In this week’s Torah portion of Devarim, Moshe begins the book of Deuteronomy with a detailed recounting of the nation’s long and painful journey through the wilderness. Rather than spell out all the unflattering incidents where the Jewish people stumbled spiritually, Moshe refers to names of places in which these episodes transpired.
He delivers his message in veiled but pointed language. As an example, when referring to the incident of the aigel, the golden calf, Moshe omits the official location, calling the place of sin, ‘Vedi Zahav,’ the “place of excess gold.”
Instead of issuing a stern rebuke to the Jewish people for abandoning the Torah they had just been given and dancing around the golden calf, Moshe seems almost to be offering an alibi for their shameful behavior. He mentions the excessive gold with which they were laden as if to imply that they erred only by dedicating their newfound wealth to idolatry.
That prompts another question: why then Moshe change his tune and use harsher language when it came to actually detailing the sin of the golden calf later in the Torah?
The commentaries explain that Moshe’s veiled reprimand about “the place of excessive gold” was probably the sharpest rebuke of all. They note that when G-d showed Moshe the first Jewish currency, the shekel, it was enveloped in fire. That symbolized that just as fire is marked by dual properties in the sense that it can destroy but also provides warmth and nurture-so too, money can be potently dangerous or immensely beneficial.
Moshe was alluding to this challenging dualism in his reference to “Vedi Zahav”-the place of excessive gold,” reminding the people of how they had been ensnared.
As we prepare for Tisha B’Av, it is worthwhile for us to reflect on the role money and materialism play in our life. After all, on Tisha B’Av we express our yearning for a messianic era, a time of spiritual bliss and delight when swords will be crushed into plowshares and the lion will walk docilely next to the lamb.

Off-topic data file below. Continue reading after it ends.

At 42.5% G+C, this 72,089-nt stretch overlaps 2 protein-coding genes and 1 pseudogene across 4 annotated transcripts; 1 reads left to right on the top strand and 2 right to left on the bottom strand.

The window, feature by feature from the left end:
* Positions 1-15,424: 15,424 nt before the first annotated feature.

It all sounds very picturesque and idyllic but I’m not ready just yet to give up my brand new Bose speaker system or my luxury car. How will Moshiach affect my desire to live the American dream and how will he affect my retirement portfolio?
All of these questions and similar ones naturally lurk in our subconscious mind. Although we give voice to our yearning for the geulah, how much do we really need it and how much are we really prepared for it?
Preparing for Moshiach’s times requires us to be ready to divest from many of our materialistic attachments and transition into a different modus operandi, in which money and materialism is not the central focus of our life. It is fine to have another home at the beach or a comfortable car and financial security. But all of these things should be secondary to our primary goal to be bonded as one with Hashem and secure in our relationship with him.
The concept is well illustrated in the following story.
A computer scientist received an important assignment in a top-secret government project and was urgently called out to Dayton, Ohio to join an elite team of engineers that were being hastily assembled to initiate the projects development. Arriving in the airport with his suitcases Sunday morning, he was dismayed to hear that his luggage would not be allowed on board the plane. He complained bitterly to the supervisor, to no avail. She showed him the plane sitting on the tarmac. It was a little twin propeller turbo jet that could only hold twelve people. She told him apologetically that only his hand luggage and a suit bag would be allowed on the plane.
Since the mission was so critically important, he left the luggage to the porter and boarded the plane, readying himself to launch the new project at 8:00 the next morning.
Right behind him came another fellow who was part of the same team, a brilliant programmer who happened to be massively built, weighing over 500 pounds. The supervisor soberly told him that she could not accommodate him on the flight. “But I have my ticket!” he protested. “If I need two seats I’ll be happy to pay.” He slapped his Amex platinum card on the counter but the supervisor wouldn’t budge. She took him to the window and showed him the little plane. “Look,” she said, “the door is only 24 inches wide; you just don’t fit on board. I’m sorry.”
If material possessions define our identity, and we are laden with “vedi zahav,” excess gold that becomes our primary objective in life, it is truly difficult to transition into a spiritual world. But if we regard our possessions as mere baggage that can be left behind, then we can easily free ourselves from attachments that tie us down to a physical existence and enjoy the spiritual bliss that awaits us in the Messianic era. Text Copyright © 2012 by Rabbi Naftali Reich and Torah.org.
Rabbi Reich is on the faculty of the Ohr Somayach Tanenbaum Education Center.